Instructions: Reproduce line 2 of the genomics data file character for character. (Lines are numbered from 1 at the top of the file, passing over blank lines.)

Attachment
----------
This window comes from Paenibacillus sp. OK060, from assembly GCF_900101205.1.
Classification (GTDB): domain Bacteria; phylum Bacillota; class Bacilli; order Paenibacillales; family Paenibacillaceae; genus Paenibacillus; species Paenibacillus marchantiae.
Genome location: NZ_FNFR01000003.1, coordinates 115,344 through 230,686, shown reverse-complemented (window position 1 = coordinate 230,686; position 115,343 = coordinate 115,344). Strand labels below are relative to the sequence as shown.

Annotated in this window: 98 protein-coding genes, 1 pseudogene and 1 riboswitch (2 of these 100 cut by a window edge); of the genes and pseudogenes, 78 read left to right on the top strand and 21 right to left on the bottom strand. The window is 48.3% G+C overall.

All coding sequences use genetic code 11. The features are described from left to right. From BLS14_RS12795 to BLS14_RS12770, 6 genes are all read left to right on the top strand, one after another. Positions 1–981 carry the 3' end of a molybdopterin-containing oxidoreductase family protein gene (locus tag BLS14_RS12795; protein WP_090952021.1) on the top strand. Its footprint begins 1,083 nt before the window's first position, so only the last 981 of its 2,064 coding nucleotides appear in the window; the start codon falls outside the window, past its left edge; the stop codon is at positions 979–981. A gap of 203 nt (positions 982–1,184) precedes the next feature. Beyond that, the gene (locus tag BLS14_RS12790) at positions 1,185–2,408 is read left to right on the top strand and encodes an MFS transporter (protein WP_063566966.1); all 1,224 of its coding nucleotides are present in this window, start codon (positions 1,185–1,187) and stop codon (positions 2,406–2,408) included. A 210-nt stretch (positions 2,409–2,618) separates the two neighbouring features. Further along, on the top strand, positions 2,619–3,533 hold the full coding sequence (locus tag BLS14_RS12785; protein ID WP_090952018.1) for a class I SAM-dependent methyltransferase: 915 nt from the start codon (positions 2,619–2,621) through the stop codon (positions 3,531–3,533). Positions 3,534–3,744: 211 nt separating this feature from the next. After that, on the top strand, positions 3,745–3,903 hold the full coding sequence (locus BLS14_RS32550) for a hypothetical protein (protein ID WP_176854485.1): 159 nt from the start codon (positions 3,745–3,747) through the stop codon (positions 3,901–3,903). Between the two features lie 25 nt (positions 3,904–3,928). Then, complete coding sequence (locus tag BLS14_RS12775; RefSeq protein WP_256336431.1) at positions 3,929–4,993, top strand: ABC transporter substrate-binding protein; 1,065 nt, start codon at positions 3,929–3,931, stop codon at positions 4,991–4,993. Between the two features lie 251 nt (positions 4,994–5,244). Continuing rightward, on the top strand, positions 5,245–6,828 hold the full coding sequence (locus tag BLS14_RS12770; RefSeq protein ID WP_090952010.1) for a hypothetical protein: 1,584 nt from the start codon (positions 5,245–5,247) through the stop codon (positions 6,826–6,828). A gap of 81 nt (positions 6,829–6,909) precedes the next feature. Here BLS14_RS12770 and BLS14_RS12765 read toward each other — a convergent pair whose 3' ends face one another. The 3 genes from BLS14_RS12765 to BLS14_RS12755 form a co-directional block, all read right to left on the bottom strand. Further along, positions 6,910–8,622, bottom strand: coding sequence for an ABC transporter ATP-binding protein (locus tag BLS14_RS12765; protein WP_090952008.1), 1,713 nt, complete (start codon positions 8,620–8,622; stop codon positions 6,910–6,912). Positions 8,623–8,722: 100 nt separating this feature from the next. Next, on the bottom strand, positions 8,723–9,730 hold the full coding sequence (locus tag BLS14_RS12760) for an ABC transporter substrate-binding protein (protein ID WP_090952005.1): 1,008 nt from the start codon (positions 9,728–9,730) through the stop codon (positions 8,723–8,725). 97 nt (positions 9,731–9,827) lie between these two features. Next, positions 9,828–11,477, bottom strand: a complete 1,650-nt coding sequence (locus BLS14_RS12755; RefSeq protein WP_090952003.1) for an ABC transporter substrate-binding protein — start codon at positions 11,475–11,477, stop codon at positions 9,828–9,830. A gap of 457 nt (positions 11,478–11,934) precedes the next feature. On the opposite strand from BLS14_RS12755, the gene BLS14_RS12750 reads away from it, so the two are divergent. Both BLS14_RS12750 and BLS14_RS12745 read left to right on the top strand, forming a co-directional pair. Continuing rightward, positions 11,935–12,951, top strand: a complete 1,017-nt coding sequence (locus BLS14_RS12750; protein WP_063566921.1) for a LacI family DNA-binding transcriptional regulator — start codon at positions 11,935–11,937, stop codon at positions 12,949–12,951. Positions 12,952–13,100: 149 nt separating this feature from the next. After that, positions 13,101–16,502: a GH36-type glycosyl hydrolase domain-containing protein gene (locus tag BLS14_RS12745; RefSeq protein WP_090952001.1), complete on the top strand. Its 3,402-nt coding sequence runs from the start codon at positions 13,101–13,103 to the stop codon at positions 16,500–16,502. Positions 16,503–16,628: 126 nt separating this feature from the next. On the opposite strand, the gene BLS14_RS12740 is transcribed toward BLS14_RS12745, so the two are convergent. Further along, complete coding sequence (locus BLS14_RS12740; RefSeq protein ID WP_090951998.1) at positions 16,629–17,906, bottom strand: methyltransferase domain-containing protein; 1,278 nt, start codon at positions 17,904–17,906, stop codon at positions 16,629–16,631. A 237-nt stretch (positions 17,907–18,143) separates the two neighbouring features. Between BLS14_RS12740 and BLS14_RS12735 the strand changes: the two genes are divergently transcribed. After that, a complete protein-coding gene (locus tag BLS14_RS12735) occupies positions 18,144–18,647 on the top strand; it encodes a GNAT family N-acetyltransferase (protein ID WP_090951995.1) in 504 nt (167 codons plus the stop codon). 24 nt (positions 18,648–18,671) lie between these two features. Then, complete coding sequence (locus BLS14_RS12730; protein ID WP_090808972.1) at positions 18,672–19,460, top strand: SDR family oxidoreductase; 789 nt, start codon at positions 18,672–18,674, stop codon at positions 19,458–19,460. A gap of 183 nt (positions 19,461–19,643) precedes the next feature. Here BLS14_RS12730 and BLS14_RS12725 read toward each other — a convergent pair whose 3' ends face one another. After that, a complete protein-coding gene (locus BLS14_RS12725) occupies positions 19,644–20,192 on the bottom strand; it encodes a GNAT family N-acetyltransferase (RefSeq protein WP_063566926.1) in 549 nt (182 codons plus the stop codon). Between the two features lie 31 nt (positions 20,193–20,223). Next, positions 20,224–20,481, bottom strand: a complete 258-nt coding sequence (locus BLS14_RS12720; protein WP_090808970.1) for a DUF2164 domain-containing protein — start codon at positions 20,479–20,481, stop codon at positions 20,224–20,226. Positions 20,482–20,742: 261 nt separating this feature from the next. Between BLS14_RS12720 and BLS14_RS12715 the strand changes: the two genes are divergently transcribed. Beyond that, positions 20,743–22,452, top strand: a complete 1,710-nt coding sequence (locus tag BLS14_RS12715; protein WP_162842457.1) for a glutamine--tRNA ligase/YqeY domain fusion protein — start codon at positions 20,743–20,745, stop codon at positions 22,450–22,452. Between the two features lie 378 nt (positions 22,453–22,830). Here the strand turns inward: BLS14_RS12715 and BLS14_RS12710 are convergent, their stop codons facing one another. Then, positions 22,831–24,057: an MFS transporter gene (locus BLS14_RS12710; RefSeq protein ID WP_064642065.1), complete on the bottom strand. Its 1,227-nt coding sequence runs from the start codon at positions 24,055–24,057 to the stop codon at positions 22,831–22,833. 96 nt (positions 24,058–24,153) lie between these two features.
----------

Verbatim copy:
Classification (GTDB): domain Bacteria; phylum Bacillota; class Bacilli; order Paenibacillales; family Paenibacillaceae; genus Paenibacillus; species Paenibacillus marchantiae.